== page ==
Signatures on Early Records
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Q. When early wills (1600s, 1700s) were recorded by the court, was the record copy transcribed by someone (clerk, etc.) or were they the person's own hand if they were able to write? Also, is the signature in the record copy the individual's signature? If a mark, is it the individual's? This is perplexing me as I have seen some beautiful writing in a hand that resembled the signature.

A. Official (court) record copies of wills (and deeds) from early days to today are transcriptions of the originals. The "signatures" you see on the wills and deeds in the record books are the clerk's handwriting or his rendering of the mark the individual made. Clerks made facsimile copies of the marks as the original documents showed them. My book Unpuzzling Your Past, 4th edition (Genealogical Publishing Co.), has examples of such marks.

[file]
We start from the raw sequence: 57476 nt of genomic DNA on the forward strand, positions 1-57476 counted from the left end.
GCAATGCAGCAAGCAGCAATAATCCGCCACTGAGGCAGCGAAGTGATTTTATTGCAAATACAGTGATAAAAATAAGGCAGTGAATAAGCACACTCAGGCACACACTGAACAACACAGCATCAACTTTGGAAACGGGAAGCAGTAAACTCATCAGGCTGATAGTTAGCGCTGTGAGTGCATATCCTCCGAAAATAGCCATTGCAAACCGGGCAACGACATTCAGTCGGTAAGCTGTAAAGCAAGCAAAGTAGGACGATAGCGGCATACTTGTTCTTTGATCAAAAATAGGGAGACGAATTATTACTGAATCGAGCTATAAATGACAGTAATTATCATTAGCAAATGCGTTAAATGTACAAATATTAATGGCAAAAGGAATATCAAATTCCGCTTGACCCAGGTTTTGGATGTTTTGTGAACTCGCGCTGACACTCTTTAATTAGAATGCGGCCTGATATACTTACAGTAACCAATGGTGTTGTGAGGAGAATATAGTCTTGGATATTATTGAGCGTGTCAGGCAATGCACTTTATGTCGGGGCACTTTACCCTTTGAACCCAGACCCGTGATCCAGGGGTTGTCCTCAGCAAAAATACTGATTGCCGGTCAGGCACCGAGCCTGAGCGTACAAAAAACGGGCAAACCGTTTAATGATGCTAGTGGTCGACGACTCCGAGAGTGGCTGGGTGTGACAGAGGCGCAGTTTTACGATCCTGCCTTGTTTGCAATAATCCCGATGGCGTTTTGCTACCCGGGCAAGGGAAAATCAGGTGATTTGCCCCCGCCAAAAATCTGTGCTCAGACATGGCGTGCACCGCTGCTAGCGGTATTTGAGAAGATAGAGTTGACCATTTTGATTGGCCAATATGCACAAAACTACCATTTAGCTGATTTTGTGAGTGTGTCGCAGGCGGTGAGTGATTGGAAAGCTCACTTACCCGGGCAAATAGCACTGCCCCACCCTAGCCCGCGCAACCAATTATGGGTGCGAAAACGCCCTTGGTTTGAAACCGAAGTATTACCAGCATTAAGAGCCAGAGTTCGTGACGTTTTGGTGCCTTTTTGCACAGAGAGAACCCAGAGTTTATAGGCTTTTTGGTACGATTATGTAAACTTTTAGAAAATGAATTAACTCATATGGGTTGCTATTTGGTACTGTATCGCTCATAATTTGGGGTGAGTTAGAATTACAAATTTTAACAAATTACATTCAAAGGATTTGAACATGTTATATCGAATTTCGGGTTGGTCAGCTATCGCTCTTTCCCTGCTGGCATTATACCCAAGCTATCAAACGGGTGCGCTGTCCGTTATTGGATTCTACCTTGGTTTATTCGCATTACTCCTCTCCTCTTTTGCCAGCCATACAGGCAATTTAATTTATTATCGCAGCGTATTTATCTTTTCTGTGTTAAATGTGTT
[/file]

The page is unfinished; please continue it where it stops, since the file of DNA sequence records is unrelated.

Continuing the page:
These are additional clues that the record copy is a copy: In the record books, you often see L.S. in a circle beside the individual's name or the word signed preceding the name. The L.S. stands for the Latin locus sigilli or "the place of the seal," indicating that the person had signed and sealed (stamped with a wax seal) the document. 

Also, you often see the word teste along with the clerk's name at the bottom of the document copy, certifying that it is a true copy of the original. 
See old handwriting examples and get tips for reading old records in our Old Handwriting Cheat Sheet, available as a digital download at
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